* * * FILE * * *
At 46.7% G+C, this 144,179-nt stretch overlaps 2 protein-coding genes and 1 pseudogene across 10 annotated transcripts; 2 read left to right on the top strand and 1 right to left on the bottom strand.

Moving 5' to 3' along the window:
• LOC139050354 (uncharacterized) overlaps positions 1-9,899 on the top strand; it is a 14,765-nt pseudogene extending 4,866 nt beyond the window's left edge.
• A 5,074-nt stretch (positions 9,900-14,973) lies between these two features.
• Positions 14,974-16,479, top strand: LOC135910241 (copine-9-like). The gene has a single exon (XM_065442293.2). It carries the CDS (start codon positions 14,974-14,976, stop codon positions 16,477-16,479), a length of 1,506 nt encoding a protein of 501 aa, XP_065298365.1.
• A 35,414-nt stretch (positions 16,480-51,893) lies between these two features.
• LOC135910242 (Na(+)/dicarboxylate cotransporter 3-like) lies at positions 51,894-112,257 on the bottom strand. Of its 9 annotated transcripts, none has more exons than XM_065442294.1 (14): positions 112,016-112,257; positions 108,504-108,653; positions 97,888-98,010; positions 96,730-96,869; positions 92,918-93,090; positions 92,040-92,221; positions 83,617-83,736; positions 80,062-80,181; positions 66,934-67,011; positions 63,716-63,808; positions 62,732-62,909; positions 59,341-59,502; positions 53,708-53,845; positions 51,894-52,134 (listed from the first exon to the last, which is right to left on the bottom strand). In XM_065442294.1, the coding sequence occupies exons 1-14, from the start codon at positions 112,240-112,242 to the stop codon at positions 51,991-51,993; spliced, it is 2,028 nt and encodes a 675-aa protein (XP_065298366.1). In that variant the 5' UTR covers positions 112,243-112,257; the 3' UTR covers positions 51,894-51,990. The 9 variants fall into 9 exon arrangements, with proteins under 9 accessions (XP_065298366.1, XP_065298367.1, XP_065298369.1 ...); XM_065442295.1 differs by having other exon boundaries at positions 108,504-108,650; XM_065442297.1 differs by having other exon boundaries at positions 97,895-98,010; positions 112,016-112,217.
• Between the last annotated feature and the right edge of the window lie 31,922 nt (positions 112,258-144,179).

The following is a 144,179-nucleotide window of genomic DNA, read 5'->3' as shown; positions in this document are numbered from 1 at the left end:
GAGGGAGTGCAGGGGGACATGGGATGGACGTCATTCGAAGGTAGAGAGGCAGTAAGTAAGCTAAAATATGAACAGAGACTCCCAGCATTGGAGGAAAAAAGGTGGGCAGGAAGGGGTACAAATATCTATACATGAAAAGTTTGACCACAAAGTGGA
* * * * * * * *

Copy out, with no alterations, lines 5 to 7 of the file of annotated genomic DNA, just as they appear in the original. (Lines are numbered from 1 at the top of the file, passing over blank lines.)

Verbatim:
• Positions 14,974-16,479, top strand: LOC135910241 (copine-9-like). The gene has a single exon (XM_065442293.2). It carries the CDS (start codon positions 14,974-14,976, stop codon positions 16,477-16,479), a length of 1,506 nt encoding a protein of 501 aa, XP_065298365.1.
• A 35,414-nt stretch (positions 16,480-51,893) lies between these two features.
• LOC135910242 (Na(+)/dicarboxylate cotransporter 3-like) lies at positions 51,894-112,257 on the bottom strand. Of its 9 annotated transcripts, none has more exons than XM_065442294.1 (14): positions 112,016-112,257; positions 108,504-108,653; positions 97,888-98,010; positions 96,730-96,869; positions 92,918-93,090; positions 92,040-92,221; positions 83,617-83,736; positions 80,062-80,181; positions 66,934-67,011; positions 63,716-63,808; positions 62,732-62,909; positions 59,341-59,502; positions 53,708-53,845; positions 51,894-52,134 (listed from the first exon to the last, which is right to left on the bottom strand). In XM_065442294.1, the coding sequence occupies exons 1-14, from the start codon at positions 112,240-112,242 to the stop codon at positions 51,991-51,993; spliced, it is 2,028 nt and encodes a 675-aa protein (XP_065298366.1). In that variant the 5' UTR covers positions 112,243-112,257; the 3' UTR covers positions 51,894-51,990. The 9 variants fall into 9 exon arrangements, with proteins under 9 accessions (XP_065298366.1, XP_065298367.1, XP_065298369.1 ...); XM_065442295.1 differs by having other exon boundaries at positions 108,504-108,650; XM_065442297.1 differs by having other exon boundaries at positions 97,895-98,010; positions 112,016-112,217.